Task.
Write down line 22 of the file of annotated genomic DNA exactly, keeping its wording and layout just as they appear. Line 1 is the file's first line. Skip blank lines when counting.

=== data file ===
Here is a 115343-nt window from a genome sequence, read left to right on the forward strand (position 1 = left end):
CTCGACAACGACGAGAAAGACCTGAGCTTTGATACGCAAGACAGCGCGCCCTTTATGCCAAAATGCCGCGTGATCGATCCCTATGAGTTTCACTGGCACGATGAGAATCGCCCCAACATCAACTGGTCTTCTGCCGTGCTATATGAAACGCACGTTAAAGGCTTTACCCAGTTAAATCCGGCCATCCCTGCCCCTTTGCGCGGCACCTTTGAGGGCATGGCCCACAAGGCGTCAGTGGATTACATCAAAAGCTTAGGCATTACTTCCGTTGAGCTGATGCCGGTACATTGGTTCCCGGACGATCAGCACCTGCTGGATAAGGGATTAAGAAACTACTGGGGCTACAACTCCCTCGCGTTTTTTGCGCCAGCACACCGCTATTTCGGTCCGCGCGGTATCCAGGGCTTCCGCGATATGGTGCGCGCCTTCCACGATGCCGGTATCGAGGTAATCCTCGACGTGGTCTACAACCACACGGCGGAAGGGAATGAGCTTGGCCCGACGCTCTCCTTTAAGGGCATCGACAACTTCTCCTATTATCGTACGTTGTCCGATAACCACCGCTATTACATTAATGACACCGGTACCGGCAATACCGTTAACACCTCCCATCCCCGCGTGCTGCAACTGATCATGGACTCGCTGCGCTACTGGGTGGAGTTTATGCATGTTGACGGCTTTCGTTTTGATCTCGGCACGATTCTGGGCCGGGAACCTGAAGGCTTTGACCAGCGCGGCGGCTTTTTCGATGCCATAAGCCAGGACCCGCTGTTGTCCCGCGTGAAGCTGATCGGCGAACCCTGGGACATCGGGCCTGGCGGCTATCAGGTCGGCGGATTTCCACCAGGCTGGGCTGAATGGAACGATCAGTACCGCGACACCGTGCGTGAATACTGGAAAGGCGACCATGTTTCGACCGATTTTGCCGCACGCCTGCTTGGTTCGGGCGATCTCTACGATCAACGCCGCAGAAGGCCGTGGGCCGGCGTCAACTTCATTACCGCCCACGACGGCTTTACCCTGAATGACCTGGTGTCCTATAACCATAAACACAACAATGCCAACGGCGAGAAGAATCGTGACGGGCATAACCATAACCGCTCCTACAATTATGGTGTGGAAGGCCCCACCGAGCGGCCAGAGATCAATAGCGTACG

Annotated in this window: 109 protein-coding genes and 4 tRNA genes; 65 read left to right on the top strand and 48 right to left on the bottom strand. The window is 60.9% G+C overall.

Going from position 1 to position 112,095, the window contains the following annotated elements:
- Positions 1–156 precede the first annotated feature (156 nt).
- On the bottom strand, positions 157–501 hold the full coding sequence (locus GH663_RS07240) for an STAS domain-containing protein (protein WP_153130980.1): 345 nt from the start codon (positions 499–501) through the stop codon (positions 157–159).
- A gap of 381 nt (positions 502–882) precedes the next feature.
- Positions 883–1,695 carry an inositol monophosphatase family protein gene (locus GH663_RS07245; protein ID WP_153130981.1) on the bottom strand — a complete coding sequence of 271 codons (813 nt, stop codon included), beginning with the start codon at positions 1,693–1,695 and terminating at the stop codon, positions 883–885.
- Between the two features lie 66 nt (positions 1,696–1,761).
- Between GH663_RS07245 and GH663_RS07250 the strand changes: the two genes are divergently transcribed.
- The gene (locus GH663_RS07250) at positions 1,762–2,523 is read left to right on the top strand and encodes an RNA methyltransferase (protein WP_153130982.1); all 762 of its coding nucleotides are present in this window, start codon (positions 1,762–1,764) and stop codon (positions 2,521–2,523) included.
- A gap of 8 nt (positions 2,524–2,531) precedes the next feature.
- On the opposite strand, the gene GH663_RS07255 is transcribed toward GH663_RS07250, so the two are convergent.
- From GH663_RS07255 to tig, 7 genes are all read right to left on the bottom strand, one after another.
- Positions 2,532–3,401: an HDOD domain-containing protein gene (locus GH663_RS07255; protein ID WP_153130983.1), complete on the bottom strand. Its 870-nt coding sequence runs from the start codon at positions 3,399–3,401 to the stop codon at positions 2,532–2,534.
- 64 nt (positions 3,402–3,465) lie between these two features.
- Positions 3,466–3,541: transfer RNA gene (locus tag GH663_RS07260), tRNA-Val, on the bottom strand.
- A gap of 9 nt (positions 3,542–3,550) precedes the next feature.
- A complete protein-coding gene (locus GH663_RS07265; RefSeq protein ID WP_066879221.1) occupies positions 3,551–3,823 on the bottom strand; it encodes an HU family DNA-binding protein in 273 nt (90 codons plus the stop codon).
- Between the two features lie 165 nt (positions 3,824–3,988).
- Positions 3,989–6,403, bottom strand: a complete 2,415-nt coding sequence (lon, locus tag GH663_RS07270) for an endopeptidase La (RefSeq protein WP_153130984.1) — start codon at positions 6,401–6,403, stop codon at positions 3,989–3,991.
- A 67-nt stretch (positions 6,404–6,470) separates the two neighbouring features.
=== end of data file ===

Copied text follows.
- A 67-nt stretch (positions 6,404–6,470) separates the two neighbouring features.